Hannah hoped to have a honeymoon baby but it was not to be – she first had to overcome her infertility caused by PCOS.
Hannah and Chris were childhood sweethearts who assumed after they got married that a family would follow shortly after, but their hopes were dashed early on. “I had always wanted children,” says Hannah, “and assumed we would have a honeymoon baby. We started trying for a baby straight away but nothing happened.”
Eventually she went to see her GP who referred both of them for hospital tests. “The tests revealed that I had polycystic ovaries, which came as a complete surprise as I had none of the more common symptoms,” she recalls.
Polycystic Ovary Syndrome (PCOS) is a condition that affects 5–10% of women and is a common cause of infertility. It has only recently been determined that a large proportion of women with PCOS are suffering from insulin resistance. In some women, raised insulin levels have a knock-on effect on the ovaries, preventing them from releasing mature eggs, and so leading to infertility.
The couple were then dealt a further blow when tests on Chris uncovered a low sperm count caused by a childhood condition.
“We had to do some battling after that as all of the proposed treatments seemed to focus on me rather than Chris but then a different hospital consultant looked at both of our histories and took five seconds to decide that we needed IVF. It was the best day of my life,” says Hannah.
The couple were referred to Bourn Hall in Cambridgeshire, and started treatment in January 2013. “I really thought ‘this is our year’” says Hannah, “but my first treatment failed and we had to wait a few months before trying again.”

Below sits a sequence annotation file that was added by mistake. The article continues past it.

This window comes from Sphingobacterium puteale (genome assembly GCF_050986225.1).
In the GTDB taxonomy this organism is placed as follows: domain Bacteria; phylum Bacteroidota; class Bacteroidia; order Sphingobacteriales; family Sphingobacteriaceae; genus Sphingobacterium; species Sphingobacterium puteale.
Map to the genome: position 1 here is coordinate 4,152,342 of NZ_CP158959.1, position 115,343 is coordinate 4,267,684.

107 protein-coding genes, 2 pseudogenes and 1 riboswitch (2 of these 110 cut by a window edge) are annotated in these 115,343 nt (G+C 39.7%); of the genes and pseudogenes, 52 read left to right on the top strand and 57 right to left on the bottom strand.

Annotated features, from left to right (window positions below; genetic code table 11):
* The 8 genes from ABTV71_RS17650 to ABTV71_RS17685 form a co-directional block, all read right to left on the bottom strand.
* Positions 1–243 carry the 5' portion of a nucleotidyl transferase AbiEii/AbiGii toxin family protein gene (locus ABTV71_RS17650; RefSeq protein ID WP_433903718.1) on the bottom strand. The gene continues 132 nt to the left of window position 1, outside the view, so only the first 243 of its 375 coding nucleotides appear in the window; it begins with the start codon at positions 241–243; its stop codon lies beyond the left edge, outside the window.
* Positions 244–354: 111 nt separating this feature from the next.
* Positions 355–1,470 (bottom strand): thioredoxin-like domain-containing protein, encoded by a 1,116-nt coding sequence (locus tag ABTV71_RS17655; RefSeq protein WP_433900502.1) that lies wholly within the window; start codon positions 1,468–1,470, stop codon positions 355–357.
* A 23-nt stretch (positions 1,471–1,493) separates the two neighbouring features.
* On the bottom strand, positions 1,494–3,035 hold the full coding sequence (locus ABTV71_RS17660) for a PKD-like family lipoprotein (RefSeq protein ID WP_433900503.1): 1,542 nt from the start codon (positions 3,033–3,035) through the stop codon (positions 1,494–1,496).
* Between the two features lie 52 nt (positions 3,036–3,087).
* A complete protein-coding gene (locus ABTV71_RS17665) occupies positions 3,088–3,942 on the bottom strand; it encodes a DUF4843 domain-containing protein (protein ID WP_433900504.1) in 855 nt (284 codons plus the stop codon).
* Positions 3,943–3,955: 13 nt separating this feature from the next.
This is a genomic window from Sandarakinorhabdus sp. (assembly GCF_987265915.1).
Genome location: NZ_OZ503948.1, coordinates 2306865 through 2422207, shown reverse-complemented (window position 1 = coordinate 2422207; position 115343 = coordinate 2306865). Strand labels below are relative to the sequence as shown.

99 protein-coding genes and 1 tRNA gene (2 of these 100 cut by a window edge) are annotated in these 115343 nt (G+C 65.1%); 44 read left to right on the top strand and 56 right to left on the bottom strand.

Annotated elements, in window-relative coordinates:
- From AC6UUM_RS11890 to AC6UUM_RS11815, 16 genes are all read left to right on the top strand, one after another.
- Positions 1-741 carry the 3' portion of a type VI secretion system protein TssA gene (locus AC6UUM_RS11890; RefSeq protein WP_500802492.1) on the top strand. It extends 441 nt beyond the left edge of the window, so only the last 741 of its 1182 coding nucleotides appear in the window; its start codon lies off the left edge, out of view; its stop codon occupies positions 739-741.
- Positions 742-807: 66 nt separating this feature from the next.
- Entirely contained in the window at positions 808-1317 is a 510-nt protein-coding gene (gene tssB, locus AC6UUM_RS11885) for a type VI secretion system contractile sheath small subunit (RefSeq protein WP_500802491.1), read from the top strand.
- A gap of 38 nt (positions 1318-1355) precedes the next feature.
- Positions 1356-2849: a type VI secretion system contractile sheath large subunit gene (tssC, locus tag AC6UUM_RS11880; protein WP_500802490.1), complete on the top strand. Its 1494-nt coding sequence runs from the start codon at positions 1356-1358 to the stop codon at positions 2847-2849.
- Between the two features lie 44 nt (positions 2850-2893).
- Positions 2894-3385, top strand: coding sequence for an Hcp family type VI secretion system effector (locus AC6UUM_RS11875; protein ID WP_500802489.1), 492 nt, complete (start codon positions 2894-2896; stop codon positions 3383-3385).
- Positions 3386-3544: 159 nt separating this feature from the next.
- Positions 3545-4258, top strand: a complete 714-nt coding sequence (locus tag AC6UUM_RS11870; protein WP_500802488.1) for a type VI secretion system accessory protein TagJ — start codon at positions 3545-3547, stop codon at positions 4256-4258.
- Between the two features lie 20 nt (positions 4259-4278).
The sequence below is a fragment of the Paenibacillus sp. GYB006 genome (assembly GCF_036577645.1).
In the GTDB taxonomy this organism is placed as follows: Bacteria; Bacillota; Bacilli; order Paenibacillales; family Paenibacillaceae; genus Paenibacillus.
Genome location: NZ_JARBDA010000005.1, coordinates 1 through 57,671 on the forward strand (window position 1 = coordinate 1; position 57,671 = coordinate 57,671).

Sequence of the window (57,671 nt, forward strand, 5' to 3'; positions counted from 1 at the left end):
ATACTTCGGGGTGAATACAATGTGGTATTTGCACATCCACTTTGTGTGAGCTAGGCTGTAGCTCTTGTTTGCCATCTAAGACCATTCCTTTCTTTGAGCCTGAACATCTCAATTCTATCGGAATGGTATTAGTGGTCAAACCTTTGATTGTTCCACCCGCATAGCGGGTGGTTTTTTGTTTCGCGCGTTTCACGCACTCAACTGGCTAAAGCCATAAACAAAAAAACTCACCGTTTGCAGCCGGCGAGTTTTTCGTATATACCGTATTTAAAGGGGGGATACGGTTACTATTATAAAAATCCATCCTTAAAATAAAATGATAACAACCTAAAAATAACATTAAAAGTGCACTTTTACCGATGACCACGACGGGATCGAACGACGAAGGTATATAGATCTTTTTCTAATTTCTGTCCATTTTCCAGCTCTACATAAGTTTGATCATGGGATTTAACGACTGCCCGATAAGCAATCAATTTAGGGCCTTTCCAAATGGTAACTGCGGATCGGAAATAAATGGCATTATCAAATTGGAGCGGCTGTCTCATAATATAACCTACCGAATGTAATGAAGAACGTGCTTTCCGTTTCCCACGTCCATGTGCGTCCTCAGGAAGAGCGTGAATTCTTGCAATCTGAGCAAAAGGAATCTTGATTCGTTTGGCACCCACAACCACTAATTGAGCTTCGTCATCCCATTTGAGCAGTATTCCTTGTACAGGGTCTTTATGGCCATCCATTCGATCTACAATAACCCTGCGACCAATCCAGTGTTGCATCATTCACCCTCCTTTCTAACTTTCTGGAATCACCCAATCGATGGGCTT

Hannah was treated at Bourn Hall using a process called ICSI which involved directly injecting one of Chris’ sperm into one of her mature eggs before transferring it to her womb. Second time around Hannah knew she was pregnant even before she had taken the pregnancy test.
“I just knew because I felt different,” she says. “It was amazing. The only way to describe how I felt is that before I was pregnant I felt broken and that on that day I felt as though a small piece of me was put back together. Gradually throughout my pregnancy I was pieced back together and now I am fixed!”
Baby Ewan arrived in May 2014 after Hannah had a trouble-free pregnancy, and Hannah and Chris cannot thank Bourn Hall enough for their treatment: “Bourn Hall is just amazing,” says Hannah, who is on maternity leave from her job as a paediatric nurse at Addenbrookes Hospital.
“I don’t know if the people there realise just how appreciated they are. They are such special people. There was a nurse who held my hand when I was being treated and she really sticks in my mind, she and all her colleagues made me feel as though I was the only one who mattered.”